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Scotty's Sentiments - PNG Spotlight

My latest trip this month was my fifth time back to Papua New Guinea over the past 32 years. It is interesting to see how PNGs coffee industry has survived throughout the years and the ever-present struggles they face today.

My latest trip this month was my fifth venture back to Papua New Guinea over the past 32 years. I left PNG in 1986 after working in the coffee industry for three years with the largest coffee exporter at the time. 

At first notice when arriving in Goroka was a brand-new terminal building at the airport. It is only occupied by one of two airlines in PNG due to the high operating and rental costs of the upgrade, and likely to remain this way for time to come. It’s only a short drive from the airport to ‘coffee road’ where all the major exporters are located in Goroka. As we drove down the road it was clear that not much had changed over the past 30 odd years. Many of the old warehouses from the 1970s and 80s are still in use today.

The industry has seen many companies come and go over time, yet currently only 5 major exporters remain (account for approximately 80% of export volume) as well as various smaller ones who specialise in regional and certified coffees.

Speaking to the people I caught up with who have been involved in the industry for 20 to 30 years brought up some major issues they feel need addressing to reinvigorate the industry for years to come.

The biggest and most interesting subject was the age of coffee trees in PNG, with many people estimating the average age of a coffee tree is now nearly 40 years old. This is nearing the end of a coffee tree’s life cycle, resulting in lesser volumes of cherry on the tree. Trees of that age need constant farming care and greater inputs to keep more consistent production. The PNG farmer however has a tendency to be a substance farmer that is very much cash focused. Unless the price of coffee is at a reasonable level for their efforts, the farmer will quickly change to quicker growing crops that can be easily sold for cash, such as fruits and vegetables. Coffee has historically had a strong cash foundation in PNG, yet that is now starting to be compromised by the pressures of population growth and their needs.

Additionally, With the advent of global warming and more irregular weather patterns, PNG production flows are going likely to become more volatile. This can be seen in their export volumes over the past few years where production fluctuates from as low as 711,481 60Kg bags in 2015 to 1,137,886 the following year.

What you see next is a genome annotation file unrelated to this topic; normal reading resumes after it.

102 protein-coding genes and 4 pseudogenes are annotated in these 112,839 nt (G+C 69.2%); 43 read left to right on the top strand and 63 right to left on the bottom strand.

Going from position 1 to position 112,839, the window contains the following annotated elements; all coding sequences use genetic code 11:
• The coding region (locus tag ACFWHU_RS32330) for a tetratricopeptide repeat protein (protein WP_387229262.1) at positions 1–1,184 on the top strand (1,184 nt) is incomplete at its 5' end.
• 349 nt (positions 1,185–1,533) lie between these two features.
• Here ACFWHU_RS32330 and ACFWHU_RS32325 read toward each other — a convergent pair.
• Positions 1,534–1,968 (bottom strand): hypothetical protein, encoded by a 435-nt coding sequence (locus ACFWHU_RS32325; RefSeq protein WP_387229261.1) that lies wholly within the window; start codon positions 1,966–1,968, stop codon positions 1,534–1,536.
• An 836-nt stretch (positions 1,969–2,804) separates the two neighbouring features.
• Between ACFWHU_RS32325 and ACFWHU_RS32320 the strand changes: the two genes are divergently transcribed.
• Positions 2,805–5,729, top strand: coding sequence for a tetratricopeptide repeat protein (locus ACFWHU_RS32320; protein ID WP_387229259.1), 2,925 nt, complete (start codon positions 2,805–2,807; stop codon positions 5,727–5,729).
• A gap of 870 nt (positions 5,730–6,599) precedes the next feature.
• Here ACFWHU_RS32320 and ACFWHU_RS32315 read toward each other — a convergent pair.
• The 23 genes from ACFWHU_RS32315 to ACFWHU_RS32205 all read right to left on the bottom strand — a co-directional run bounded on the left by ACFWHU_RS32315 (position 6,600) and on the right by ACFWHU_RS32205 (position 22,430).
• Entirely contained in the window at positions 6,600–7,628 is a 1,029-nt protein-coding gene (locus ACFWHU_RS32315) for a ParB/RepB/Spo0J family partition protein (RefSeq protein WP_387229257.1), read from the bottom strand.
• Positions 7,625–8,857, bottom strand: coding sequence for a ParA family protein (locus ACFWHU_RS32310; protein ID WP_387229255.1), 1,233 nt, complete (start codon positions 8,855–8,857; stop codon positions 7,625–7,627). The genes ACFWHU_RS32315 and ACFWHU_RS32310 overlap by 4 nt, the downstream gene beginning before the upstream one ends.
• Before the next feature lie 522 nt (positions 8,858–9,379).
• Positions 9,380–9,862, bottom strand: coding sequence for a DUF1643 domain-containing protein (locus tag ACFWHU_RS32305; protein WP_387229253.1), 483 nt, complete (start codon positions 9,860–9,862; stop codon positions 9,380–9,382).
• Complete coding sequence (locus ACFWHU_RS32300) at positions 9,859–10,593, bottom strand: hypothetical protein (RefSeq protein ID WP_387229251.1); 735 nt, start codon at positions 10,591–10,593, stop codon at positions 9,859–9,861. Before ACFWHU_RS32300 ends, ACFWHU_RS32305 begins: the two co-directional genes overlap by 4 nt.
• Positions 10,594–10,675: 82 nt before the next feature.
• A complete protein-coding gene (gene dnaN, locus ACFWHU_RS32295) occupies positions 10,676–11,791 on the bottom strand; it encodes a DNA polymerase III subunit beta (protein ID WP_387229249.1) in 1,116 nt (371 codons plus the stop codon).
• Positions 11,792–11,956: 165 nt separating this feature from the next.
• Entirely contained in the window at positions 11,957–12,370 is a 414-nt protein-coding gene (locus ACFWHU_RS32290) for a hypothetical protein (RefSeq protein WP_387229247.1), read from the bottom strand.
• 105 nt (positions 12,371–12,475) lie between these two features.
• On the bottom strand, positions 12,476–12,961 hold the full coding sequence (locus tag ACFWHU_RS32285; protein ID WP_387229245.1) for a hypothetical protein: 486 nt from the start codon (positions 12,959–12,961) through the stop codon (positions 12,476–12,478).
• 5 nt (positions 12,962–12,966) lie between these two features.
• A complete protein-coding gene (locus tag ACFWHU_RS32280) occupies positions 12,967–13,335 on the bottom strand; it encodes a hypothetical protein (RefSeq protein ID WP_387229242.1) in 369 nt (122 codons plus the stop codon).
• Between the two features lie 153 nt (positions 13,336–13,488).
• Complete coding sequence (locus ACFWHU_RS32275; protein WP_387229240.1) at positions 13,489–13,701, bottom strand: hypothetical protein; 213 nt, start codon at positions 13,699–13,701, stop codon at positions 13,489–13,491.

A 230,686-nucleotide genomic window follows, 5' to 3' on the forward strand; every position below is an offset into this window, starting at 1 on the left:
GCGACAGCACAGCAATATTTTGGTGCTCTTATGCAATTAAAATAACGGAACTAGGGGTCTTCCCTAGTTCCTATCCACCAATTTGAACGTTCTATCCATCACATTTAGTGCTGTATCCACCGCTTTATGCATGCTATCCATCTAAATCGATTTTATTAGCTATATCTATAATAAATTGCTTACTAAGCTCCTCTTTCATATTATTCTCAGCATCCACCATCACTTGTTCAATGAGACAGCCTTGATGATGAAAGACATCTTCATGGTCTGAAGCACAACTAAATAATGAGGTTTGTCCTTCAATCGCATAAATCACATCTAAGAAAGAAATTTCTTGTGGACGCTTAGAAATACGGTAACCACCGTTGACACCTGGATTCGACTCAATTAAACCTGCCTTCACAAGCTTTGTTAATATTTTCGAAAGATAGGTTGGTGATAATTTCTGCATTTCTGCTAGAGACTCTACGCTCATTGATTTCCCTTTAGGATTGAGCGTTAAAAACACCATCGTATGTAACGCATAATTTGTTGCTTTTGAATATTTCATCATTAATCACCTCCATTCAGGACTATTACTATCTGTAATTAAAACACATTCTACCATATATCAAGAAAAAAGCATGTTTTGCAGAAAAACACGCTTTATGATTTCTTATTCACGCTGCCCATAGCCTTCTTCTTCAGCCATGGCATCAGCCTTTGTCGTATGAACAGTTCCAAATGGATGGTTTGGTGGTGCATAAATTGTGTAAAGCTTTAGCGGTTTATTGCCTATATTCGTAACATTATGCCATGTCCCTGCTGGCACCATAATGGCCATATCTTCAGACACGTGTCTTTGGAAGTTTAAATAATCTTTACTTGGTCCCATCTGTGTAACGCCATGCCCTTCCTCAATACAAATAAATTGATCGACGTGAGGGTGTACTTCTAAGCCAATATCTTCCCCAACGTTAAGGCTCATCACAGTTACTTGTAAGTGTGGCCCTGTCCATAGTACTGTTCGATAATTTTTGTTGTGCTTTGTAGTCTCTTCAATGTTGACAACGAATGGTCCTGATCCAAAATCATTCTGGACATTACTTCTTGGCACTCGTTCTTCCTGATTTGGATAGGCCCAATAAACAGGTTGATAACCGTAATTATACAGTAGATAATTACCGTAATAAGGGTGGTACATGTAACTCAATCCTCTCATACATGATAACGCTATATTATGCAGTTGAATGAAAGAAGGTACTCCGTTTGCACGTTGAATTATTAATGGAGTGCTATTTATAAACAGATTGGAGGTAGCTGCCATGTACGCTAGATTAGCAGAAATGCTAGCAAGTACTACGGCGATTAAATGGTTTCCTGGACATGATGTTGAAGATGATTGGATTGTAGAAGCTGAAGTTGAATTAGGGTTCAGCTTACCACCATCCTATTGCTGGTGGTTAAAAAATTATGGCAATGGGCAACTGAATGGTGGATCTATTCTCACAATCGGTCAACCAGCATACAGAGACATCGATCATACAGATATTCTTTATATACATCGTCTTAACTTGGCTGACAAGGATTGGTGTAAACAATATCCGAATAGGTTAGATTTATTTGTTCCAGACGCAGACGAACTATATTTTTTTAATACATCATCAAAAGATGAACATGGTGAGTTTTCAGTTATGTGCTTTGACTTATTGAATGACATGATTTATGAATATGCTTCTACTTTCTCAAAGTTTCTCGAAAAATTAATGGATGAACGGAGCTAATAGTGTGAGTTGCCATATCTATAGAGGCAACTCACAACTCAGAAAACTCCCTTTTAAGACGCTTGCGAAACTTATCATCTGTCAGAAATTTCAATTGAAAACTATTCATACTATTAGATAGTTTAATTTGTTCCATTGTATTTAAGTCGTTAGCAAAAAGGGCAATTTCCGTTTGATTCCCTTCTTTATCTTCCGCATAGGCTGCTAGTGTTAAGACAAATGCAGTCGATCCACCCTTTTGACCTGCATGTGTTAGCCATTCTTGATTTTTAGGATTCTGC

Infrastructure was another frequently talked about issue. Despite some large upgrades in recent years such as the new port at Lae, the major problems arise once you leave the port as the roads are all in very poor condition. This makes trucking and moving products extremely expensive, slow and unpredictable. Yet, there is promising news on the horizon as the government is in the process of approving a new Highlands Highway project that will see the upgrade of the road from port to highlands. This is due for completion in 2021.

With the significant growth of PNGs population over the past 30 years, increasing from 2 to 8 million people, much of the infrastructure and utility services are still working on the basis of population numbers from 30 years ago. Infrastructure assets like water supply and power simply cannot keep up with demand. This has passed on additional overhead costs to the coffee industry just to keep a flow of coffee into the world market.

The coffee Industry Board of PNG operates a coffee research institute that has a wealth of knowledge and research about all things coffee in PNG from varieties to farming techniques that have been built up for 40+ years. However, this knowledge has struggled to reach smallholder farmers across the country due to politics and the overwhelming tribal nature of PNG society.

Overall, from a personal standpoint I’m somewhat saddened by the way PNG has stagnated their coffee production, with little development over the past 30 years. Looking at a similar sized producing country, Honduras, over the same time have pushed forward, reinvesting in producers and production. It is clear PNG has not done the same. In the latter part of the 1980s PNG’s total production reached over 1.4 million 60 Kg bags. In recent years production has been as little as half of that number. As for Honduras, their production has risen from 1 to 7 million 60 Kg bags over the same time period. This lack of investment is also now perceivable in the cup as there has been a slow but steady decline in quality. I believe this to be a consequence of the relationship between the average age of trees and a lack of security for the farmers’ crops (cherries literally get stolen off trees). It will be interesting to see whether PNG’s coffee will be reignited in the coming years.

Scott Bennett

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